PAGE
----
The aim of this paper is to present a typology of career paths in France drawn up with the Kohonen algorithm and its extension to a clustering method of life history analysis based on the use of Self Organizing Maps (SOMs). Several methods have previously been presented for transforming qualitative into quantitative information so as to be able to apply clustering algorithms such as SOMs based on the Euclidean distance. Our approach consists in performing quantitative encoding on labor market situation proximities across time. Using SOMs, the preservation of the topology also makes it possible to check whether this new method of encoding preserves the particularities of the life history according to our economic approach to careers. Lastly, this quantitative encoding preprocessing, which can be easily applied to analysis methods of life history, completes the set of methods extending the use of SOM to qualitative data.
Several methods are generally used to study the dynamic aspects of careers. The first method, which estimates some reduced-form transition models, has been extensively used in labor microeconometrics, using event-history models for continuous-time data or discrete-time panel data with Markov processes. Those of the second kind, which include the method presented here, are sequence analysis methods dealing with complex information about individual labor market histories, such as the various states undergone, the duration of the spells, multiple transitions between the states, etc.. The idea was to empirically generate a statistical typology of sequences by performing cluster analysis (Lebart, 2006). This method thus makes it possible to define “cluster paths” constituting endogenous variables and explained in terms of individual characteristics such as gender, educational level or parental socio-economic status. The optimal matching method, which has been widely used in social science since the pioneering paper by Abott (Abbott & Hrycak, 1990), is an attractive solution for analysing longitudinal data of this kind. The basic idea underlying this method is to take a pair of sequences and calculate the cost of transforming them into each other by performing a series of elementary operations (insertion, deletion and substitution). However, this method has been heavily criticized because it may be difficult to determine the values of these elementary operations. Here we adopt another strategy. First, in order to classify sequences into groups, we have defined a measure of the distance between each trajectory, which is coherent with our data and with some well-known theoretical hypotheses in the field of labor economics. We then use Self Organizing Maps (the Kohonen algorithm) for classification and purposes.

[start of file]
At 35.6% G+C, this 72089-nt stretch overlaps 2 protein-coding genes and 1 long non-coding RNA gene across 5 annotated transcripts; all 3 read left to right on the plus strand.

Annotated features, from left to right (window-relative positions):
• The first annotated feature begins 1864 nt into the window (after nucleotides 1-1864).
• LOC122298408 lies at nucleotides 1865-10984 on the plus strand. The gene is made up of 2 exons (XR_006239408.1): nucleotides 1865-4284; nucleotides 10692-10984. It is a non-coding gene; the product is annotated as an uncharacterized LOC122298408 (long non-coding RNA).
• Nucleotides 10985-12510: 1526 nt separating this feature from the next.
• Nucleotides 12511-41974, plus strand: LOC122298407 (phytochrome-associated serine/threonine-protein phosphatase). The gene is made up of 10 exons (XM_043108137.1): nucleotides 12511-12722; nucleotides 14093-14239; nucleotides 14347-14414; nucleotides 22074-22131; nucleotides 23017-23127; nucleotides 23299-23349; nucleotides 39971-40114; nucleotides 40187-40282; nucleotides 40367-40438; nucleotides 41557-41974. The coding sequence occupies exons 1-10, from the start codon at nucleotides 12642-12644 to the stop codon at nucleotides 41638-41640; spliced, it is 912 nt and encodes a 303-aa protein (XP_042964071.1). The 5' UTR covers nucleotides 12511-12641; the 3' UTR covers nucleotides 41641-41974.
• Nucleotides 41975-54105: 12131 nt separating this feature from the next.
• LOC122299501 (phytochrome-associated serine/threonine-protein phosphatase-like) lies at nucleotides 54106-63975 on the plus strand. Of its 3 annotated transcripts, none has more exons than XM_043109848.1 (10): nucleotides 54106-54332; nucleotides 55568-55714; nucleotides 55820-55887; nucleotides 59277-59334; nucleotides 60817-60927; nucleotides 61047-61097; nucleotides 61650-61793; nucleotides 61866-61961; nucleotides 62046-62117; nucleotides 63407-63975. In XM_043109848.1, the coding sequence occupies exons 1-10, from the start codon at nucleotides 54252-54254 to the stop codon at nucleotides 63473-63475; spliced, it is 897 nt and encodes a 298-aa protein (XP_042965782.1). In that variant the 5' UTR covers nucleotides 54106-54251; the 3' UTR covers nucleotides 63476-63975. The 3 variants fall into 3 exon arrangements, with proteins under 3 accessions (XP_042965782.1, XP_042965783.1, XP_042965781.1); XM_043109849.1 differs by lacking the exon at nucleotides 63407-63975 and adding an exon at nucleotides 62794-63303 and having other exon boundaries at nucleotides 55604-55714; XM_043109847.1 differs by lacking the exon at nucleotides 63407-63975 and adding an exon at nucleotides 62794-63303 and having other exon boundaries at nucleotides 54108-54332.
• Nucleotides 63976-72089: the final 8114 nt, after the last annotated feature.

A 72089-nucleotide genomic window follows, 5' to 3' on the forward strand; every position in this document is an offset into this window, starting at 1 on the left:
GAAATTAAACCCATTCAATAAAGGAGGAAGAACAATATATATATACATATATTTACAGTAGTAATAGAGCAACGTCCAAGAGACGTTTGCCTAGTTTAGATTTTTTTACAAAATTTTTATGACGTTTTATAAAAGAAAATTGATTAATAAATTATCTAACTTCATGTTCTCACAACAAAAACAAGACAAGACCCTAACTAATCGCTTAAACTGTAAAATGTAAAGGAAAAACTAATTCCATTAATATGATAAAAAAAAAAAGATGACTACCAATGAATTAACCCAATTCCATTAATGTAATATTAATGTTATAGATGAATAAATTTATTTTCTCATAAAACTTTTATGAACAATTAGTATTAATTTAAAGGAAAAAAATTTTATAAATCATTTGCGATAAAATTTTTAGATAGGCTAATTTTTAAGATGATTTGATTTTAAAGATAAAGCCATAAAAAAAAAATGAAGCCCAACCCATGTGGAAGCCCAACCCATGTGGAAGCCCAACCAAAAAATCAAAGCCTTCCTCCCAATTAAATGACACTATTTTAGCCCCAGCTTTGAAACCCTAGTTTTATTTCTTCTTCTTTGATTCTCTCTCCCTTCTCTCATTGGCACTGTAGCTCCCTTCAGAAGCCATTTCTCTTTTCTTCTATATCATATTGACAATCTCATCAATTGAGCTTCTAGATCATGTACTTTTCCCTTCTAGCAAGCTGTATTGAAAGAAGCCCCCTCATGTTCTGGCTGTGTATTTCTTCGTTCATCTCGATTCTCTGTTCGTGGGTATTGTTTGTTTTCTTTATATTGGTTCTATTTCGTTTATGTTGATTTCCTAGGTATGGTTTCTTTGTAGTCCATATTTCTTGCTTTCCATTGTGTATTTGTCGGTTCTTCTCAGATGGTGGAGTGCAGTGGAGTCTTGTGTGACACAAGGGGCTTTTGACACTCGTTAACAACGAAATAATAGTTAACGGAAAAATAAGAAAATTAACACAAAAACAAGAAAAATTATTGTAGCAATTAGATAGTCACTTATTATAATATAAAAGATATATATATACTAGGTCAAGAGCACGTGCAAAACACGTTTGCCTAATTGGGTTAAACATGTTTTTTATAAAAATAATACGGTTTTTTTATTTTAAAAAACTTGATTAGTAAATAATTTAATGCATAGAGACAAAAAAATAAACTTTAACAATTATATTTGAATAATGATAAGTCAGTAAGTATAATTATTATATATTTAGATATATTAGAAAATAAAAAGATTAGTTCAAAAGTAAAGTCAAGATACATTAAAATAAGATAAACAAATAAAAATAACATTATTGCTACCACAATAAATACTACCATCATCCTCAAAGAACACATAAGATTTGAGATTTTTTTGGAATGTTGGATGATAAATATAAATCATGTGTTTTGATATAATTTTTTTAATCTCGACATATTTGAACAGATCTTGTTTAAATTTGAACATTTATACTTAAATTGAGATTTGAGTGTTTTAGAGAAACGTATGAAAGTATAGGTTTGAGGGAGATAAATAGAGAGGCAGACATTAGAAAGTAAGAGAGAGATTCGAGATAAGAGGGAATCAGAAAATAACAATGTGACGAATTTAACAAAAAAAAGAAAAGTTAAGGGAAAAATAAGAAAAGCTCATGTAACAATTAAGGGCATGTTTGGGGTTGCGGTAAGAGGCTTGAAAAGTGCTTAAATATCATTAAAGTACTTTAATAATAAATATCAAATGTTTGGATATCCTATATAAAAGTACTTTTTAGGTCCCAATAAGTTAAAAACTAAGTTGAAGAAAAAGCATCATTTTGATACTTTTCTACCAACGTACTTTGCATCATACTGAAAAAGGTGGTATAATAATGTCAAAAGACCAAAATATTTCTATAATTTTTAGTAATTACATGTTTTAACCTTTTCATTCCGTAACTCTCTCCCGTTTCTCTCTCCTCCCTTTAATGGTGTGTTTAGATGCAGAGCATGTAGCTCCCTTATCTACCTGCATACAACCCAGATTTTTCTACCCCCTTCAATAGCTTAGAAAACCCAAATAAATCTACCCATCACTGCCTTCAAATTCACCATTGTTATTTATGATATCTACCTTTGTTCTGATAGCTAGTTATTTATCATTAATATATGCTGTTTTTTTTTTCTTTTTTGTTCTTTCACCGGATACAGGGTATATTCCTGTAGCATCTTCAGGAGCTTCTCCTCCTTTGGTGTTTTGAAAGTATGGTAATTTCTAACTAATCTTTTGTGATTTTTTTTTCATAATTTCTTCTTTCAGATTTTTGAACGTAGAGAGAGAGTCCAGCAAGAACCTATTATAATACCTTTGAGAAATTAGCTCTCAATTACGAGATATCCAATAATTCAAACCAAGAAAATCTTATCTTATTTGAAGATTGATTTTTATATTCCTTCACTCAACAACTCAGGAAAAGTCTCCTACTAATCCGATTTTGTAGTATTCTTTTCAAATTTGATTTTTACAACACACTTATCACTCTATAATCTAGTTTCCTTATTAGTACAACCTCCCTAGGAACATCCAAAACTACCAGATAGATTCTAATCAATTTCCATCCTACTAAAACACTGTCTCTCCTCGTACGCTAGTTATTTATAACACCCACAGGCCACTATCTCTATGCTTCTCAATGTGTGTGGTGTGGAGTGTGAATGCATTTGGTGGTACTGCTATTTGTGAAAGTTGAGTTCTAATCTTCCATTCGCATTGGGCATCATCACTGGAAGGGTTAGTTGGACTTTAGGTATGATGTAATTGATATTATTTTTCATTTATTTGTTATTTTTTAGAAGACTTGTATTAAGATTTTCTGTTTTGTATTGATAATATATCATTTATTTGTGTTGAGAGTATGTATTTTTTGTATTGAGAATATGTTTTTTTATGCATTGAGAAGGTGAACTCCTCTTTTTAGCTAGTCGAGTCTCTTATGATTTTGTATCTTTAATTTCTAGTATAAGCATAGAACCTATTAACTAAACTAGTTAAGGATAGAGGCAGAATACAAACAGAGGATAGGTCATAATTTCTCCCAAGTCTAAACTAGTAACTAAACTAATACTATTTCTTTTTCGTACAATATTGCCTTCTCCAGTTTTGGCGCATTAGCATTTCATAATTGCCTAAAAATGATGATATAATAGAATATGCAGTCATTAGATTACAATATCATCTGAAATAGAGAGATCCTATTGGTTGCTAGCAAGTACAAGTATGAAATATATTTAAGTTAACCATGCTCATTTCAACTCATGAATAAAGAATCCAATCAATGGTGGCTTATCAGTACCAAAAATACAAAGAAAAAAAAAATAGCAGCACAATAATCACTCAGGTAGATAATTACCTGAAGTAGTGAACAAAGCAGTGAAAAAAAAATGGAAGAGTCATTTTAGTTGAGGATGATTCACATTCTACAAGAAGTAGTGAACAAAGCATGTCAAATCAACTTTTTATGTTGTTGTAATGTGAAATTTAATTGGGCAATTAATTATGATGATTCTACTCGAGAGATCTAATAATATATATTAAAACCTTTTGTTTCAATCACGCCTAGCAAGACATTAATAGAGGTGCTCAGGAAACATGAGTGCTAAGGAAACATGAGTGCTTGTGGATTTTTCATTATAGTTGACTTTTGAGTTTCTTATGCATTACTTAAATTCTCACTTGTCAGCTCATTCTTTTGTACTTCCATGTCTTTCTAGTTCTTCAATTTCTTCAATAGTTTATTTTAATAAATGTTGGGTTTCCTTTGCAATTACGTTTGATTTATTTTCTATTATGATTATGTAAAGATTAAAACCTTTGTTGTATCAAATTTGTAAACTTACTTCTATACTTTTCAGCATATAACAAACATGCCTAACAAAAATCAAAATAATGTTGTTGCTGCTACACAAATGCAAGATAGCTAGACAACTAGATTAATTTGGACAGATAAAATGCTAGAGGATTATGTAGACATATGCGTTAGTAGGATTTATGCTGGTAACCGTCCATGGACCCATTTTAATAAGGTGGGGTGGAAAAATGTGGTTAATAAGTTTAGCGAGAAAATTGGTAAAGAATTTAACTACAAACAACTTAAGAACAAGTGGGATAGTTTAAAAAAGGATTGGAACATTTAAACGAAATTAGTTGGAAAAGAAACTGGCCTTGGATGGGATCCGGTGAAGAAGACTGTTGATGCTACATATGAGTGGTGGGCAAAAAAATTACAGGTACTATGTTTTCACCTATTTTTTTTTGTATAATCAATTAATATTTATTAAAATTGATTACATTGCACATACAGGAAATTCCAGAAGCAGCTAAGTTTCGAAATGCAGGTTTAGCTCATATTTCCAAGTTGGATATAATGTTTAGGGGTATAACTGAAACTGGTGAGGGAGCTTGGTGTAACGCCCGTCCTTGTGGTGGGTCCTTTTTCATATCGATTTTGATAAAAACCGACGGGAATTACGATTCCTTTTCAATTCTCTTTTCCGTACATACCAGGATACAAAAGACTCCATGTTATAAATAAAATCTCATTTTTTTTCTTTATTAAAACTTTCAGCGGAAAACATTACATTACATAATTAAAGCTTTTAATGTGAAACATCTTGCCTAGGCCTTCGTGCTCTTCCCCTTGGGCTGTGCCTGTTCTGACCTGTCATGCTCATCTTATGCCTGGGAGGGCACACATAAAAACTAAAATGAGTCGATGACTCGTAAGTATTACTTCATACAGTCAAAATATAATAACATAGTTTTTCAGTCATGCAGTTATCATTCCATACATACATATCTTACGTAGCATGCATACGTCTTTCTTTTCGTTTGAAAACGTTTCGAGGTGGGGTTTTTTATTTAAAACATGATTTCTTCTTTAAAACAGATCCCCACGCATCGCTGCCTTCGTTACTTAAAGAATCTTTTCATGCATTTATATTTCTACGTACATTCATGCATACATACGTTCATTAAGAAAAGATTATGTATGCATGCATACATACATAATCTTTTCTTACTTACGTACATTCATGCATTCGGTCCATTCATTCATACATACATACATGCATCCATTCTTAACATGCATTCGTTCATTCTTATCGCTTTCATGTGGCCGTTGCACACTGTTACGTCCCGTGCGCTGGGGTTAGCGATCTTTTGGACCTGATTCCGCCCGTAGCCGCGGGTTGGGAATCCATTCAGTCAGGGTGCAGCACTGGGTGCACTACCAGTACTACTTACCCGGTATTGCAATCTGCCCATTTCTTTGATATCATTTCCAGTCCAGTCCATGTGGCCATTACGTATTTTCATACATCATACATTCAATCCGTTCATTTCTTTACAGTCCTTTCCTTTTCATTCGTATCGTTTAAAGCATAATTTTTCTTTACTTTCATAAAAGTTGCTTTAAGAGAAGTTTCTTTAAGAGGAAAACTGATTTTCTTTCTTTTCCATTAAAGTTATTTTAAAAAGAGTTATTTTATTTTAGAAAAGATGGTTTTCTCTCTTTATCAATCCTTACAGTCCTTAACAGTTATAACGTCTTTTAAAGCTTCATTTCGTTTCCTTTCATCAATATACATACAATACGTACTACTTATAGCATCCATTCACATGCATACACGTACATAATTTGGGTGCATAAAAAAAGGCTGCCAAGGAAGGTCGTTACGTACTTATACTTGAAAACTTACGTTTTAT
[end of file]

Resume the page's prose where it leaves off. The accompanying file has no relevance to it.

Self Organizing Maps (see Kohonen, 2001, Fort, 2006) are known to be a powerful clustering and projection method. Since this method accounts efficiently for changes occurring with time, SOMs yield accurate predictions (see for example Cotrell, Girard & Rousset, 1998, Dablemont, Simon, Lendasse, Ruttiens, Blayo & Verleysen, 2003, Souza, Barreto & Mota, 2005). Life histories can be considered as a qualitative record of information, while SOMs are based on Euclidean distance. Many attempts have been made to transform qualitative variables into quantitative ones: using for example the Burt description (see the KACM presentation in Cottrel & Letremy, 1995) or using the multidimensional scaling (Miret, Garcia-Lagos, Joya, Arazoza & Sandoval, 2005). In our approach, the quantitative recoding focuses on the proximity between items considering particularities of the data (a life history) according to our economic approach. When the preprocessing of recoding is performed, Self Organizing Maps is a useful clustering tool, first considering its pre-mentioned clustering and projection qualities and also because of its ability to make the efficiency of our new encode emerge.
Key Terms in this Chapter
Self-Organizing Maps by Kohonen: A neural network unsupervised method of vector quantization widely used in classification. Self-Organizing Maps are a much appreciated for their topology preservation property and their associated data representation system. These two additive properties come from a pre-defined organization of the network that is at the same time a support for the topology learning and its representation.
Preservation of Topology: After learning, observations associated to the same class or to « close » classes according to the definition of the neighborhood and given by the network structure are « close » according to the distance in the input space.
?² Distance: Distance having certain specific properties such as the distibutional equivalency.
Careers Paths: Sequential monthly position among several pre-defined working categories.
Distibutional Equivalency: Property of a distance that allows to group two modalities of the same variable having identical profiles into a new modality weighted with the sum of the two weights.
Optimal Matching: Statistical method issued from biology abble to compare two sequences from a predifined cost of substitution.
Markov Process: Stochastic process in wich the new state of a system depends on the previous state or a finite set of previous states.